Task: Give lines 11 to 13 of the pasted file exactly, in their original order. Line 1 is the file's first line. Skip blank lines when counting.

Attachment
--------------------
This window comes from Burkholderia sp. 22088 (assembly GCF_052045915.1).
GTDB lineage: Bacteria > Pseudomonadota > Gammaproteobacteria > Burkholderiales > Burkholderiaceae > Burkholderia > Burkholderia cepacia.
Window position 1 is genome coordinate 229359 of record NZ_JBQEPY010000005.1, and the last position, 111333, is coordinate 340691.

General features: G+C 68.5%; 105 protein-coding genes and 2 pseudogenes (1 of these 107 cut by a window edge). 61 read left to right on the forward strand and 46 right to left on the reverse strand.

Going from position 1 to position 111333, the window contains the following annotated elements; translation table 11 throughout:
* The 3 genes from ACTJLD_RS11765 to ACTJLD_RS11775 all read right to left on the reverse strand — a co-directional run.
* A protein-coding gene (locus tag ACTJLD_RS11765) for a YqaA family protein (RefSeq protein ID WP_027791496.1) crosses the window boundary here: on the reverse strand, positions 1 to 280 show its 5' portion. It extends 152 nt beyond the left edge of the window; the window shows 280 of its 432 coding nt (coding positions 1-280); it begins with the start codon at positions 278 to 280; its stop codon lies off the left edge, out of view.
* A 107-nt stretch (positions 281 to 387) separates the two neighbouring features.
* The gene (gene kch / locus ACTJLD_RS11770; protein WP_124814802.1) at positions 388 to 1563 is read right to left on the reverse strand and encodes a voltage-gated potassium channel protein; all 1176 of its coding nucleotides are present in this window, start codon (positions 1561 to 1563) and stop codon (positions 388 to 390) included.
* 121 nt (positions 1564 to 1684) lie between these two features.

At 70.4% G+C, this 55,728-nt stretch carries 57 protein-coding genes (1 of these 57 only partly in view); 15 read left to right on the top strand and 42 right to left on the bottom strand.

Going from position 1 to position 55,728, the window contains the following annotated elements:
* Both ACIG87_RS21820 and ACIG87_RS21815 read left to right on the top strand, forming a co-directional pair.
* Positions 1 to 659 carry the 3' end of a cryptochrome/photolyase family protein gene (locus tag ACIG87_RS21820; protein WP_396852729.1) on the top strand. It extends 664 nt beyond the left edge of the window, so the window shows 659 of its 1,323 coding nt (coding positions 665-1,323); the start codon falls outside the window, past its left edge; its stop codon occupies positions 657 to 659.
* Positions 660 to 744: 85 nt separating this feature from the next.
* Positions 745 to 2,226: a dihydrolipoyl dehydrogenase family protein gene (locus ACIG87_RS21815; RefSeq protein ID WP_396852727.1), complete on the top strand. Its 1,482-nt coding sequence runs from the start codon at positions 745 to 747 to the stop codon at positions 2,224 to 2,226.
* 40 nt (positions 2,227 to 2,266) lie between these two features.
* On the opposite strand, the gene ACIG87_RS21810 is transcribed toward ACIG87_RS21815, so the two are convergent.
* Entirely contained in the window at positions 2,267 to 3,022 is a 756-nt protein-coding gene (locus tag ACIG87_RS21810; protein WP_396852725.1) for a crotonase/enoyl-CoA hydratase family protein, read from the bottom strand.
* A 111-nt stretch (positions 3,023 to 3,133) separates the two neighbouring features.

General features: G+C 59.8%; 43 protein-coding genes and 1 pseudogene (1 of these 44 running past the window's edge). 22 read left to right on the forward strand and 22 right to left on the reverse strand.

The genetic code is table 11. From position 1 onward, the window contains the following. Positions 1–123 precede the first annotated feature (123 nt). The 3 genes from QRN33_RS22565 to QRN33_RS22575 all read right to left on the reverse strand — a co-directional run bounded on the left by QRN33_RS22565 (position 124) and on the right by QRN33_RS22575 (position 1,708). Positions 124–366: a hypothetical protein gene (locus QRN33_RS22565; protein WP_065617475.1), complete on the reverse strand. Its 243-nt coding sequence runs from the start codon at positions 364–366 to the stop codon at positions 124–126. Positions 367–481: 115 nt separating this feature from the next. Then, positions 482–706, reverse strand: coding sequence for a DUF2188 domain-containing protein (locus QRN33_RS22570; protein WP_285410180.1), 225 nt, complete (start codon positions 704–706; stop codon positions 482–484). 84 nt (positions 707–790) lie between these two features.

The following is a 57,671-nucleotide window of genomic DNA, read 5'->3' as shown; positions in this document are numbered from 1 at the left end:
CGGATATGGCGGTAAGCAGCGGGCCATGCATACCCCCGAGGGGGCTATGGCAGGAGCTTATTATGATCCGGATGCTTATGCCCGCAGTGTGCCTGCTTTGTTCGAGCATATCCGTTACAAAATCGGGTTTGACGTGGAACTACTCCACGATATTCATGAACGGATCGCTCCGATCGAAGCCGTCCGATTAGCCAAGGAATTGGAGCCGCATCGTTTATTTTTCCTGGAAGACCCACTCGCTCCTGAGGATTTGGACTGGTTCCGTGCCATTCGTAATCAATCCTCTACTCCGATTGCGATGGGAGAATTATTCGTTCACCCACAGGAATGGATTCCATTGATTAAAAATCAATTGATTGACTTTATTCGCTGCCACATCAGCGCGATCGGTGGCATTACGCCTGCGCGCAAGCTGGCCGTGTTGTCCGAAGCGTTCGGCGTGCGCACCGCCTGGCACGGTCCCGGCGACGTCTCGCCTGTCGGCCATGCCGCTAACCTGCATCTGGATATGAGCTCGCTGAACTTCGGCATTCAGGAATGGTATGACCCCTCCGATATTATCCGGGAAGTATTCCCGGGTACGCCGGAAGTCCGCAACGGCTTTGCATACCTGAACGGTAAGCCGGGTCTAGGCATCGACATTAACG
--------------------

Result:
At 70.4% G+C, this 55,728-nt stretch carries 57 protein-coding genes (1 of these 57 only partly in view); 15 read left to right on the top strand and 42 right to left on the bottom strand.

Going from position 1 to position 55,728, the window contains the following annotated elements:
* Both ACIG87_RS21820 and ACIG87_RS21815 read left to right on the top strand, forming a co-directional pair.